Unarmed EB-66B, EB-66C and EB-66E aircraft flew numerous missions during the Vietnam War. They helped gather electronic intelligence about North Vietnamese defenses, and provided protection for bombing missions of the Republic F-105 Thunderchiefs by jamming North Vietnamese radar systems. Early on, B-66s flew oval "racetrack" patterns over North Vietnam, but after one B-66 was shot down by a MiG, the vulnerable flights were ordered to fly just outside North Vietnamese air space.
On 10 March 1964, a 19th TRS RB-66C flying on a photo-reconnaissance mission from the Toul-Rosières Air Base in France, was shot down over East Germany by a Soviet Mikoyan-Gurevich MiG-21 after it had crossed over the border due to a compass malfunction. The crew ejected from the aircraft and, following a brief period of detention, were repatriated to the United States.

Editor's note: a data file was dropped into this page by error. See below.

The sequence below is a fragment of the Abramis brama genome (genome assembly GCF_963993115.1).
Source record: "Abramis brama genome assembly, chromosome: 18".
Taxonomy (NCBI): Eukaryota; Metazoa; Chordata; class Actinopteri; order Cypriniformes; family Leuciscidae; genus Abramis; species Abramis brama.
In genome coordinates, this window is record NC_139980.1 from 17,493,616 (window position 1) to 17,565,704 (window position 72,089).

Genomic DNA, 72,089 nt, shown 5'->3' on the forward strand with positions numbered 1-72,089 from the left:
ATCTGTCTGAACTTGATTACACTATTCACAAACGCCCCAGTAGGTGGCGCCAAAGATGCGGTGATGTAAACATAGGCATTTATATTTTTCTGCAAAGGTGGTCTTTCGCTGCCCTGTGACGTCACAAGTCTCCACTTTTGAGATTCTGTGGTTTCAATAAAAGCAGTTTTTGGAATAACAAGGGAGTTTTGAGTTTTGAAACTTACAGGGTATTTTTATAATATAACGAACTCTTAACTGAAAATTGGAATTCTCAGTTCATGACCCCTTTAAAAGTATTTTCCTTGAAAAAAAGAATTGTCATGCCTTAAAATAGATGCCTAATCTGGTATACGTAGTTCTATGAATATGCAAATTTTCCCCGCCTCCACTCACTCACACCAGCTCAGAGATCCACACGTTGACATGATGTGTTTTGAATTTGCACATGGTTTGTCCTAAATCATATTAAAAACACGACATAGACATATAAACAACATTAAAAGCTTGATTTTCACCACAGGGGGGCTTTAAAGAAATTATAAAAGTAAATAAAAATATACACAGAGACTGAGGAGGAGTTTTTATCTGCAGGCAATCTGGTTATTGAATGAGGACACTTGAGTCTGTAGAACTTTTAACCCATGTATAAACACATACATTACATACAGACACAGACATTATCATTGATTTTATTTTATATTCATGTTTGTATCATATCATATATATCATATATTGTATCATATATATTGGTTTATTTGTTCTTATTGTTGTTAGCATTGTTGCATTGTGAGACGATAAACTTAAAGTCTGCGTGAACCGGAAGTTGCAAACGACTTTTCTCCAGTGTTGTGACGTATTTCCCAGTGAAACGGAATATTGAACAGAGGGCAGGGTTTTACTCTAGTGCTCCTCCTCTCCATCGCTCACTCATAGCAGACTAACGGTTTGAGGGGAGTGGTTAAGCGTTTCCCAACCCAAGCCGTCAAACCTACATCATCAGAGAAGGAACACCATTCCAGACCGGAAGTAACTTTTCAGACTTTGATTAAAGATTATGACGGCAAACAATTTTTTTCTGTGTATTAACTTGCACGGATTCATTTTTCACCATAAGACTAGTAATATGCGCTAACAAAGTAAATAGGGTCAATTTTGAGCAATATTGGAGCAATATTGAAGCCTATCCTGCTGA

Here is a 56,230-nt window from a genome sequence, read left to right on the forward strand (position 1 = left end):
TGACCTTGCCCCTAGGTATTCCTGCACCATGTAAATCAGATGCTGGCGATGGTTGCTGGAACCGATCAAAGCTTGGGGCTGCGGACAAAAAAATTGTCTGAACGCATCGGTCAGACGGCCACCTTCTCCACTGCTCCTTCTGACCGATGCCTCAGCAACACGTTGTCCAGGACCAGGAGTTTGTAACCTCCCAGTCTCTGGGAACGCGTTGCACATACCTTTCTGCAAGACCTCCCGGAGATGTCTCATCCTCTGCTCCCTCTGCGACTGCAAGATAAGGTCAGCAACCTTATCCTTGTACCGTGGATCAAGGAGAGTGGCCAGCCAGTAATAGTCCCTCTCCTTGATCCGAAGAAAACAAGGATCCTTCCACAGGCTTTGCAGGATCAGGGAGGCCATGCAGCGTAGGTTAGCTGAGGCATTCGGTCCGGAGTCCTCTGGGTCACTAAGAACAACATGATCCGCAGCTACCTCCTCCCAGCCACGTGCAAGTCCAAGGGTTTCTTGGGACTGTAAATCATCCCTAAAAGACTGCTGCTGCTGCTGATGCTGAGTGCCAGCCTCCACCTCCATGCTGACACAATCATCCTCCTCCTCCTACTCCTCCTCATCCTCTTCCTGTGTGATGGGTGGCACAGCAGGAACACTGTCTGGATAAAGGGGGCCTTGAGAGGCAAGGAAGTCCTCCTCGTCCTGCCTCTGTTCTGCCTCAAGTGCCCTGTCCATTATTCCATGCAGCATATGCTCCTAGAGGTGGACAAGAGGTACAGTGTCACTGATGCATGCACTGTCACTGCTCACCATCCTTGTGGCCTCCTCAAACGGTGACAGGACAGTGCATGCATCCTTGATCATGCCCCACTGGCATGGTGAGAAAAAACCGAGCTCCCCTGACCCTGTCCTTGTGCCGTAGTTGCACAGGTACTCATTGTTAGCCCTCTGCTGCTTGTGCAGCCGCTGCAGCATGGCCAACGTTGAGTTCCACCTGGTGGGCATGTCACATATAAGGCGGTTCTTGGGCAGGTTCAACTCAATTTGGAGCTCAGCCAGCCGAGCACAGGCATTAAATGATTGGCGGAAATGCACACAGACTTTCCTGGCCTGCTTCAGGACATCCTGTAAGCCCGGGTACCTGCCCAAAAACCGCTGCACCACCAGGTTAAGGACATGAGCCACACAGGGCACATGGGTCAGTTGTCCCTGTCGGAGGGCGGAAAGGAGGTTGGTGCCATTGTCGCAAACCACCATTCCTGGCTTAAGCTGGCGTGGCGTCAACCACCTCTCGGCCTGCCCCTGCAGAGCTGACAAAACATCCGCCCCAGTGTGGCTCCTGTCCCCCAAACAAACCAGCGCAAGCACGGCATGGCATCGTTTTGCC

The final Douglas B-66 variant was the WB-66D weather reconnaissance aircraft; 36 were built.
By 1975, the last EB-66C/E aircraft had been withdrawn from USAF service. Most aircraft were scrapped in place, others were temporarily stored while awaiting eventual scrapping.
The Northrop X-21 was a modified WB-66D with an experimental wing, designed to conduct laminar flow control studies. Laminar-flow control was thought to potentially reduce drag by as much as 25%. Control would be by removal of a small amount of the boundary-layer air by suction through porous materials, multiple narrow surface slots, or small perforations. Northrop began flight research in April 1963 at Edwards Air Force Base, but with all of the problems encountered, and money going into the war, the X-21 would be the last experiment involving this concept.
Data from McDonnell Douglas aircraft since 1920 : Volume I
The shooting down of an EB-66 over North Vietnam and the subsequent rescue of one of its crew became the subject for the book Bat*21 by William Charles Anderson, and later a film version (1988) starring Gene Hackman and Danny Glover.
Aircraft of comparable role, configuration, and era